For a big global shop like JWT, digital is really the R&D department. R&D never really existed at agencies before.  Sure, there were innovations think tanks and media kitchens but those were mostly window dressing.  Eastman believes R&D is an investment not an expense and because JWT hangs with major consumer brands and has a strong brand planning culture, everyone gets the value of a powerful brand idea and everyone gets a seat at the table. This R&D department isn’t off campus in a lab somewhere. Even creatives are open to the manifest destiny love (ish).

So what does this mean?  The outputs are better.  The ads are informed by digital insights, the didge is coddled by emotional consumer brand ideas, and the media intersects at just the right moment. The work doesn’t feel like work to many consumers, it feels welcome and softly influential. “Soft influence.” Hmm, I like that.

Sometime the approach is a little sloppy, sometimes it’s quite elegant, but it’s almost always goaled (as they say) on being brand-strategic.  In this tactics-palooza marketing world, a holding company shop with a transmedia team working with the wind at its back offers a superior product.  But you knew that. Peace!

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It may be a New York thing, but get in a car with a bunch of teens or young 20-somethings and count the likes.  It’s the new um.  Liking is a thing on Facebook and now +1 is a the new like on the Google platform.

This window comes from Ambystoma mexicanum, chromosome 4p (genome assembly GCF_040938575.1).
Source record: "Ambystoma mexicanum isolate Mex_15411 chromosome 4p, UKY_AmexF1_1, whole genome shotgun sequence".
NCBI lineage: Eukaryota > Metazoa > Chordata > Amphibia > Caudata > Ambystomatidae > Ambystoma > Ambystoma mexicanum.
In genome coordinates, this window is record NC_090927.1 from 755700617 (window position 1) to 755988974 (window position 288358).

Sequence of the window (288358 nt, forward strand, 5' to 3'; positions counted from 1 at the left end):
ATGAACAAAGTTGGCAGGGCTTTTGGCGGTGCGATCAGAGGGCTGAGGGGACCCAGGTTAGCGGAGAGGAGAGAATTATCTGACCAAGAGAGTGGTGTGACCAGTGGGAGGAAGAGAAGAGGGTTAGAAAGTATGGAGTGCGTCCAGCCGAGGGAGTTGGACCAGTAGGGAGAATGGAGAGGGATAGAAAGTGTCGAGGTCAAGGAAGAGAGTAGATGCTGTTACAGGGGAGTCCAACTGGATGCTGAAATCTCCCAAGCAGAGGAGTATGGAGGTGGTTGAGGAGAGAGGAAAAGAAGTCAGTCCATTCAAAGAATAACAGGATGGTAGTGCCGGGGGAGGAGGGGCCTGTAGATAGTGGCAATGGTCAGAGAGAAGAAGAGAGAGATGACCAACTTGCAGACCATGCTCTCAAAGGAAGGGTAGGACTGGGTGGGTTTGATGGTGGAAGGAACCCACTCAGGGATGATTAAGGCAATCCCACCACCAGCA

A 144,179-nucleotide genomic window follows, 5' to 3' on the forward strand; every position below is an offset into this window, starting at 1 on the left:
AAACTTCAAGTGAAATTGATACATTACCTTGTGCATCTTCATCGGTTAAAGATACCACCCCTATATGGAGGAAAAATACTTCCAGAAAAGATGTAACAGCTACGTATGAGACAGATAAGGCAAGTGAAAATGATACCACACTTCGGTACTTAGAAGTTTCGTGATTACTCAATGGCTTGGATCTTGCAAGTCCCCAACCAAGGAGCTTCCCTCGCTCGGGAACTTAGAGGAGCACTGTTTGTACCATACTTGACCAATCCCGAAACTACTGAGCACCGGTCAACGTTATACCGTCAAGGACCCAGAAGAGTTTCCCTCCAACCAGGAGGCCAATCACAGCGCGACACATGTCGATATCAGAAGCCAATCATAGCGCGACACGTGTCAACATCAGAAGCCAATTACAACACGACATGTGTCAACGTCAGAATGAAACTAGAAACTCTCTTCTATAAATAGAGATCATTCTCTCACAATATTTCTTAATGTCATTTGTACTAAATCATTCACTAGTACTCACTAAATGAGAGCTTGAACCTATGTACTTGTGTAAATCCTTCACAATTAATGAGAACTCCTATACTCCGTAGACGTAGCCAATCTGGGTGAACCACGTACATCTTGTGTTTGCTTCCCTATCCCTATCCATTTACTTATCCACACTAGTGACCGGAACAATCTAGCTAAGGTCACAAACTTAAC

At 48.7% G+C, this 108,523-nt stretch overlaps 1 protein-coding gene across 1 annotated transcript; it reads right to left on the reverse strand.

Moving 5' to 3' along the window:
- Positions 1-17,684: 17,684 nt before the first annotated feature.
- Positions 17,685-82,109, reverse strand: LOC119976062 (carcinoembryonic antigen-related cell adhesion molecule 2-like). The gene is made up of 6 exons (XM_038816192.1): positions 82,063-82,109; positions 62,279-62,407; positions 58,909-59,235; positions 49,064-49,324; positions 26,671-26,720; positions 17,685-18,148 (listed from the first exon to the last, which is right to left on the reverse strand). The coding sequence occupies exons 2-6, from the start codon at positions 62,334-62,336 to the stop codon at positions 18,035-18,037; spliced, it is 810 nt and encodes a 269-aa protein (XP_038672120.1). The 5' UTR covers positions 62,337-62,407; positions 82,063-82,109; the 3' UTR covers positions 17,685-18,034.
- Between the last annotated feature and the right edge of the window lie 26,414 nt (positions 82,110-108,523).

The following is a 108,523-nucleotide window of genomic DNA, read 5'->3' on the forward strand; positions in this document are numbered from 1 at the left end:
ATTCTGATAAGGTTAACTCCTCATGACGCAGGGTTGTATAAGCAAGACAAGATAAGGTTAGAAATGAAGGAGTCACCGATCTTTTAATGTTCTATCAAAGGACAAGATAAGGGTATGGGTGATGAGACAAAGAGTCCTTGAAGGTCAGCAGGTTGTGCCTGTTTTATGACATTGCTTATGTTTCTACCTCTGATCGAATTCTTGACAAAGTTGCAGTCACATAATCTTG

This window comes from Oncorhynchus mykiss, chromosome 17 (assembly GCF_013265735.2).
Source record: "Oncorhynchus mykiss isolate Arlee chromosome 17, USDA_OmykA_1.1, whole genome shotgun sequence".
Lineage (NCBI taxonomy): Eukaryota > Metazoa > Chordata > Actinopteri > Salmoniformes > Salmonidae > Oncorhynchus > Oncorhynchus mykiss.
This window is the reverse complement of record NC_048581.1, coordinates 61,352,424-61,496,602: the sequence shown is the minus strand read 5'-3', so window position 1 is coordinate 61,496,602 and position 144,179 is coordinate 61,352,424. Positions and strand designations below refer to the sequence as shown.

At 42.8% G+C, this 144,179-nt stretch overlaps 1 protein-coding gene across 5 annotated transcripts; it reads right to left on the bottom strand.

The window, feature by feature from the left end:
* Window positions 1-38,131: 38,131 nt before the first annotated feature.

Public Displays of Like (PDL)

There is a time and place for liking.  Public displays of like, though, are becoming annoying. And with +1 they’ll get worse.  The presumption is that Likes and +1 are food for the hungry consumer, but not everyone on the web wants to transact business.  Not everyone on the web is looking to buy something.  Fotchbook (an Italian pronunciation) did not grow to the size it has by  feeding the commercial needs of the people, it created a means to connect and network new and old friends.

Not everything on the web is a product. Just as I need to get out of the car when the teens and 20-somethings start the like talk, Ima need to jump off the web for a few hours when the Likes and +s abound. Careful Google. Careful Facebook. Peace (especially you know where) !

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Plaxo, an online address book, started out as a free service and was pretty amazing.  As with most SaaS utilities, it had a lot of other features and functions, calling itself a social network, but what made it cool and famous was address book synching. The company recognized  many people had multiple address books on multiple devices (business and consumer) and getting those addresses from one to the other was a pain.  A cut and paste pain.  With a push of a button, Plaxo could capture and store in the cloud your email addresses and contact list just like magic, synching them with Outlook and/or Mac address books. The app hits 20 million users before being bought by Comcast for an undisclosed sum. Can you say exit strategy? It was the shizz back in 2007.

In June 2009 the synching of address books with Outlook became a premium service. The moment of truth. Comcast said it needed the revenue to build out new features. Oy. And alas, as neat as Plaxo was, it stopped using me so I stopped using it.  If it got to the point where I couldn’t manage anymore, I’d have re-upped; but Microsoft had made importing and exporting addresses more usable and I (and the market) was on to newer things.

The New York Times faces a similar dilemma on March 28th when its digital content moves to a subscription model.  The good news for them is they’re not a utility, though some may debate that.  A NYT reader who moves to Charlotte, NC and reads the Observer will not debate it.  The Times content is unique and worth the money.